Trigger warning: ableist language
Welcome back to night twenty four and the end of Ja’far’s sojourn as a truly terrible detective. He’s much better suited to court advocate, if today is any indicator, because not only does his story about the al-Din family prove remarkable enough to win Ja’far’s slave a pardon, it also guarantees the young man a monthly allowance and access to one of the sultan’s own concubines. Given how the slave’s slander of a woman recently led to her violent murder, that seemly hideously inappropriate. I’m very glad we’re done with this entire cycle now.
Actually, spoke too soon. Straight away we’re plunged into a new story, the tale of ‘the tailor, the hunchback, the Jew, the inspector and the Christian’. I am so apprehensive.
This one begins in China. ‘The city of China’, according to this translation, so I’m not sure if they mean a random city in the country of China or a city elsewhere that happens to be called China too. Anyway, living there is a tailor and his wife, both fun-loving types who are coming home after an evening’s entertainment when they encounter a hunchback. I wish I didn’t have to use that word, but he’s not given a name. Hell, he’s not given any dignity either. The couple think he is hilariously ugly and invite him home for dinner, an invitation he accepts. During the meal, the tailor’s wife pushes a large piece of fish into her guest’s mouth and as a cruel joke, orders that he must swallow it without chewing. As she’s holding his jaw shut, he’s given no choice but to obey. Unknown to both, there is a large bone in that piece of fish. It lodges in the poor man’s throat, and he dies.
This story is already awful.
It gets worse, because though the tailor spares a couple of minutes to feel bad about his guest’s untimely death, his wife wastes no time covering up her crime. Covering up the dead man’s body with a silk cloth, she has her husband carry him out of the house. She flutters over the obscured corpse, pretending it is a child sick with smallpox. In this way they reach the house of a Jewish doctor without drawing questions or negative attention. The slave girl who answers the door is given a quarter dinar, told the smallpox story and asked to bring the doctor down for a consultation. As soon as she’s gone the tailor and his wife dump the body at the top of the stairs and leg it.
There is a concerningly unnecessary reference to the doctor’s delight at advance payment. He opens his door, but it’s dark and he stumbles over the corpse. It tumbles downstairs and the doctor panics, believing he’s caused the man’s death. His first priority is getting the body out of the house. His wife suggests they carry it to the roof and from there, drop the dead man into their neighbour’s house. They live next door to an inspector – not a detective inspector, it should be said, he’s in charge of the king’s kitchen and stray animals gather around his place to steal meat. The doctor’s wife expects the body will be dragged off by street dogs.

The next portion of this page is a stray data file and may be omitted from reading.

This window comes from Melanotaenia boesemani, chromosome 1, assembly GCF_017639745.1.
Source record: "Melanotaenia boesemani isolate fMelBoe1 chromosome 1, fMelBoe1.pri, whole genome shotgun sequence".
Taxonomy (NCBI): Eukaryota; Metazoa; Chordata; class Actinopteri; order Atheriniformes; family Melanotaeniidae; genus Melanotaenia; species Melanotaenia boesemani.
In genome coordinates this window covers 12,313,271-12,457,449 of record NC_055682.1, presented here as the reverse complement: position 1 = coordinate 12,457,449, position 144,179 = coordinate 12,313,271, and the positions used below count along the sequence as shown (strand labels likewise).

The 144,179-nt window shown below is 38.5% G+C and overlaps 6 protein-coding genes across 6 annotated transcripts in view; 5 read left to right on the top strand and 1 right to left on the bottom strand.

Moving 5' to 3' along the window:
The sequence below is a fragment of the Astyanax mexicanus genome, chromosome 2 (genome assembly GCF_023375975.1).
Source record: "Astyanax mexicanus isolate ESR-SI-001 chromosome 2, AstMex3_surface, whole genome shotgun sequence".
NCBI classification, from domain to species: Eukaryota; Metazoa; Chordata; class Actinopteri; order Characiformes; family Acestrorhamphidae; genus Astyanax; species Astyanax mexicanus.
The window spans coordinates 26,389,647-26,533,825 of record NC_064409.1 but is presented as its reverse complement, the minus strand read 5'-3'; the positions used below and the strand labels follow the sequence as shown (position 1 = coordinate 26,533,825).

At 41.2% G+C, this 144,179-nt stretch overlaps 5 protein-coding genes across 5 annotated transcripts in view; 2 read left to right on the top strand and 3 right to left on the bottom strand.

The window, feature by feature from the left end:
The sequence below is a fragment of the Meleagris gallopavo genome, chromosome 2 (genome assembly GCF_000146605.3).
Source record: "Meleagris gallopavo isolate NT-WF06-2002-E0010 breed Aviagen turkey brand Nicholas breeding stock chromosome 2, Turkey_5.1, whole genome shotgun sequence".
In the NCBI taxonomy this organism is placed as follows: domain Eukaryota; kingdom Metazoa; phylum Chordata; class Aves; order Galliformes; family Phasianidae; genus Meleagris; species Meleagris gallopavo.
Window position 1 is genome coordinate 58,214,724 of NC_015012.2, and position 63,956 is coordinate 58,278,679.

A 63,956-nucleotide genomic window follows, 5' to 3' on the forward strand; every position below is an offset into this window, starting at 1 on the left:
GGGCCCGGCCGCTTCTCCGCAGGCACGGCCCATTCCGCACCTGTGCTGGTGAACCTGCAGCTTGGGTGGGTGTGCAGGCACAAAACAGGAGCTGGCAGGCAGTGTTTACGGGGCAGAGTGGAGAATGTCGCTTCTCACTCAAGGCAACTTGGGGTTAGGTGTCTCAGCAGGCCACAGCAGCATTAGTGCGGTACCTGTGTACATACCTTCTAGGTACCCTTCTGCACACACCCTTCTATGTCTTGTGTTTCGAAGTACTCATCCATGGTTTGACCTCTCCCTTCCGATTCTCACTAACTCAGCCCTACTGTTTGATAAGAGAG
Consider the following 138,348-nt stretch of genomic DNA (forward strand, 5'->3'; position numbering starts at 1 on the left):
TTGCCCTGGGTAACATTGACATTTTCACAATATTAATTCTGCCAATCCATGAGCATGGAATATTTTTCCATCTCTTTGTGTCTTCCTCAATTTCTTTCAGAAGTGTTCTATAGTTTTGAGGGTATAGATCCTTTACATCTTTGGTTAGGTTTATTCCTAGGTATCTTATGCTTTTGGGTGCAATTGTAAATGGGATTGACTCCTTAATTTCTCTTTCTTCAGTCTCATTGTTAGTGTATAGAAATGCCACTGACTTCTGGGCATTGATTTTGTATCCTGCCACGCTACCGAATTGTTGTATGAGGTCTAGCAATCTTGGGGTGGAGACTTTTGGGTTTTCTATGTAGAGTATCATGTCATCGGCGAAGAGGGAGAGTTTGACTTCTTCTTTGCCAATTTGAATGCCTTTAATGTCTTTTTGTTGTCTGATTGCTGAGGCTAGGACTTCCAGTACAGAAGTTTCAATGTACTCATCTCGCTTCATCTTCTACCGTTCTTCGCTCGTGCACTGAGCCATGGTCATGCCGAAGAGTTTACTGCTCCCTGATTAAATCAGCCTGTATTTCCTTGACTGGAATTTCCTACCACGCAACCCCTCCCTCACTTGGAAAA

She expects wrong – the inspector arrives home just after the doctor and his wife drop their burden. By the light of his candle, all the inspector can see is a man’s silhouette and assumes he’s looking at a thief. He proceeds to whack the corpse with a hammer. That probably would have killed him, if he had not already been dead; the intent was definitely there. The inspector then compounds his violence by insulting the dead man. “Wasn’t it enough for you to be a hunchback,” he exclaims, “that you had to become a thief and steal meat and fat?” This man is horrible. Like everyone else, he hoists up the corpse and dumps it elsewhere, this time in an alley on the edge of a marketplace.
By now the night is almost over. The next person to stumble on the unfortunate and much-travelled body is the Christian from the story’s intro, the king’s broker and currently very drunk. He’s en route to the baths. Stopping in the alley to urinate – no public toilets back then, I know, but it’s still disgusting – he sees the shape of a man in the dark and takes him for a thief. He knocks over the corpse with a blow to the neck and shouts for the watchman, which is somewhat counter-intuitive given that he then goes on to throttle the dead man. “He wanted to steal my turban!” is his defence when the watchman runs up. Finding the accused man very definitely dead, the watchman does the sensible thing, ties up the broker and marches him off to see the wali (that is, the local governor). The death sentence is quickly proclaimed.
As the broker stands upon the gallows, the inspector pushes his way through the crowd of observers to confess to the crime. “Is it not enough for me to have killed a Muslim,” he declares, “that I should kill a Christian as well?” He makes it sound like murder bingo. The wali agrees to the switchover, but no sooner has the noose been slipped around the inspector’s neck than the doctor arrives, shouting his own confession. When he ascends the gallows, proceedings are disrupted all over again by the tailor, who gives the true story of the hunchback’s death and takes the doctor’s place.
The executioner is beginning to feel ridiculous.
What none of them know is that the dead man was the king’s fool. When his absence is noted, the king makes enquiries, learning of the man’s sudden death and the farcical drama playing out in consequence. His chamberlain arrives in time to prevent the tailor being hanged. Everybody involved, from the tailor to the wali to the much-abused corpse, are brought back to the palace to repeat the whole story to the king. He shows just how much he cared about his fool’s life by enjoying it all thoroughly and ordering it be written down. He then asks if anyone knows a more remarkable tale.
The broker steps forward to say yes, he does. Next Tuesday, we’ll find out if he’s right.